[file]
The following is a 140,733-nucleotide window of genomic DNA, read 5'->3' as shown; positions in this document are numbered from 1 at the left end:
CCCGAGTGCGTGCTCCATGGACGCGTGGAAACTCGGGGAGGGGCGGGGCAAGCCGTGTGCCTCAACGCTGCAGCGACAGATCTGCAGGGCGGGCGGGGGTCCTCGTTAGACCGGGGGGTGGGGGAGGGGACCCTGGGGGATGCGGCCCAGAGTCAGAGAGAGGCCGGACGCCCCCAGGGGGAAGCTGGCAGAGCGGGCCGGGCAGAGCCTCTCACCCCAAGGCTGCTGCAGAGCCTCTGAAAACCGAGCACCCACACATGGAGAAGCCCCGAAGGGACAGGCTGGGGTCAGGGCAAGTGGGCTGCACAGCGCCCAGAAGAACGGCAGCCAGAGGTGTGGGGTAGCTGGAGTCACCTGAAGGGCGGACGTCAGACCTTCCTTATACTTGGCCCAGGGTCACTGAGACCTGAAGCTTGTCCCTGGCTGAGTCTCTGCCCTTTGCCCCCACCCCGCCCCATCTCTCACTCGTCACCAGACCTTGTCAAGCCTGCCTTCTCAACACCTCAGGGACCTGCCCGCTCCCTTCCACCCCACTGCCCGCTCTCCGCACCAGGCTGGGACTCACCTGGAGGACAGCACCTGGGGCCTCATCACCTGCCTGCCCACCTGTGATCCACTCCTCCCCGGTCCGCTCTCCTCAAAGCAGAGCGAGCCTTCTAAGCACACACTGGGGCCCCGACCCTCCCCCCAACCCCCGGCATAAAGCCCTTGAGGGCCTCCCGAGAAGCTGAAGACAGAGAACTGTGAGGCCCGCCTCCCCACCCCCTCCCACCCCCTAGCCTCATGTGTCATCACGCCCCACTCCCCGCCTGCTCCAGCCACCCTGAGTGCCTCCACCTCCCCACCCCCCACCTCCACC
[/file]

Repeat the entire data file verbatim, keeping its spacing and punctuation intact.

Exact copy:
The following is a 140,733-nucleotide window of genomic DNA, read 5'->3' as shown; positions in this document are numbered from 1 at the left end:
CCCGAGTGCGTGCTCCATGGACGCGTGGAAACTCGGGGAGGGGCGGGGCAAGCCGTGTGCCTCAACGCTGCAGCGACAGATCTGCAGGGCGGGCGGGGGTCCTCGTTAGACCGGGGGGTGGGGGAGGGGACCCTGGGGGATGCGGCCCAGAGTCAGAGAGAGGCCGGACGCCCCCAGGGGGAAGCTGGCAGAGCGGGCCGGGCAGAGCCTCTCACCCCAAGGCTGCTGCAGAGCCTCTGAAAACCGAGCACCCACACATGGAGAAGCCCCGAAGGGACAGGCTGGGGTCAGGGCAAGTGGGCTGCACAGCGCCCAGAAGAACGGCAGCCAGAGGTGTGGGGTAGCTGGAGTCACCTGAAGGGCGGACGTCAGACCTTCCTTATACTTGGCCCAGGGTCACTGAGACCTGAAGCTTGTCCCTGGCTGAGTCTCTGCCCTTTGCCCCCACCCCGCCCCATCTCTCACTCGTCACCAGACCTTGTCAAGCCTGCCTTCTCAACACCTCAGGGACCTGCCCGCTCCCTTCCACCCCACTGCCCGCTCTCCGCACCAGGCTGGGACTCACCTGGAGGACAGCACCTGGGGCCTCATCACCTGCCTGCCCACCTGTGATCCACTCCTCCCCGGTCCGCTCTCCTCAAAGCAGAGCGAGCCTTCTAAGCACACACTGGGGCCCCGACCCTCCCCCCAACCCCCGGCATAAAGCCCTTGAGGGCCTCCCGAGAAGCTGAAGACAGAGAACTGTGAGGCCCGCCTCCCCACCCCCTCCCACCCCCTAGCCTCATGTGTCATCACGCCCCACTCCCCGCCTGCTCCAGCCACCCTGAGTGCCTCCACCTCCCCACCCCCCACCTCCACC